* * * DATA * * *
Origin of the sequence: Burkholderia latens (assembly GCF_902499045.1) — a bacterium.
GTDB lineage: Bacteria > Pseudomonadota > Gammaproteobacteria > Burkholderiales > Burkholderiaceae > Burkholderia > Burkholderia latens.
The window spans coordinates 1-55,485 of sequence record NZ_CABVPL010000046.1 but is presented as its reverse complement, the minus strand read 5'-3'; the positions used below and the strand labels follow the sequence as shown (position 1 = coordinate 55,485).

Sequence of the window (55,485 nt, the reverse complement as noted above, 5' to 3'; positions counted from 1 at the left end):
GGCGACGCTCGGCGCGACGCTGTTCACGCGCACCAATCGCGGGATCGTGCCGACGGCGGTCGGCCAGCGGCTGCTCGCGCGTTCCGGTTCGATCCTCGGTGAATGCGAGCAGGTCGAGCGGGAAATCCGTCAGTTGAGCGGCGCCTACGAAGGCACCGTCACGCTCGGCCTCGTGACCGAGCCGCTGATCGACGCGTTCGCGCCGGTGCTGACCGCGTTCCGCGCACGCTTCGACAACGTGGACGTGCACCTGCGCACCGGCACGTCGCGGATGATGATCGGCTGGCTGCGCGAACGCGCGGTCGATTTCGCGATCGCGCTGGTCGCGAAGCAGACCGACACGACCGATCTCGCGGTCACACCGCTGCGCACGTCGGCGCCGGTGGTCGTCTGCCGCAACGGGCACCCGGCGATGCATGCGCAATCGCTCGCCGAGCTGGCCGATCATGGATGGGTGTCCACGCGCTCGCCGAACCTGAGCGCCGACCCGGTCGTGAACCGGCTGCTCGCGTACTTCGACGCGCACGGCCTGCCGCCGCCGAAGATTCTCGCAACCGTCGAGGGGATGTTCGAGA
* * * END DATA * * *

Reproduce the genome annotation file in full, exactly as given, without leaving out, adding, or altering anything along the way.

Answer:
Origin of the sequence: Burkholderia latens (assembly GCF_902499045.1) — a bacterium.
GTDB lineage: Bacteria > Pseudomonadota > Gammaproteobacteria > Burkholderiales > Burkholderiaceae > Burkholderia > Burkholderia latens.
The window spans coordinates 1-55,485 of sequence record NZ_CABVPL010000046.1 but is presented as its reverse complement, the minus strand read 5'-3'; the positions used below and the strand labels follow the sequence as shown (position 1 = coordinate 55,485).

Sequence of the window (55,485 nt, the reverse complement as noted above, 5' to 3'; positions counted from 1 at the left end):
GGCGACGCTCGGCGCGACGCTGTTCACGCGCACCAATCGCGGGATCGTGCCGACGGCGGTCGGCCAGCGGCTGCTCGCGCGTTCCGGTTCGATCCTCGGTGAATGCGAGCAGGTCGAGCGGGAAATCCGTCAGTTGAGCGGCGCCTACGAAGGCACCGTCACGCTCGGCCTCGTGACCGAGCCGCTGATCGACGCGTTCGCGCCGGTGCTGACCGCGTTCCGCGCACGCTTCGACAACGTGGACGTGCACCTGCGCACCGGCACGTCGCGGATGATGATCGGCTGGCTGCGCGAACGCGCGGTCGATTTCGCGATCGCGCTGGTCGCGAAGCAGACCGACACGACCGATCTCGCGGTCACACCGCTGCGCACGTCGGCGCCGGTGGTCGTCTGCCGCAACGGGCACCCGGCGATGCATGCGCAATCGCTCGCCGAGCTGGCCGATCATGGATGGGTGTCCACGCGCTCGCCGAACCTGAGCGCCGACCCGGTCGTGAACCGGCTGCTCGCGTACTTCGACGCGCACGGCCTGCCGCCGCCGAAGATTCTCGCAACCGTCGAGGGGATGTTCGAGA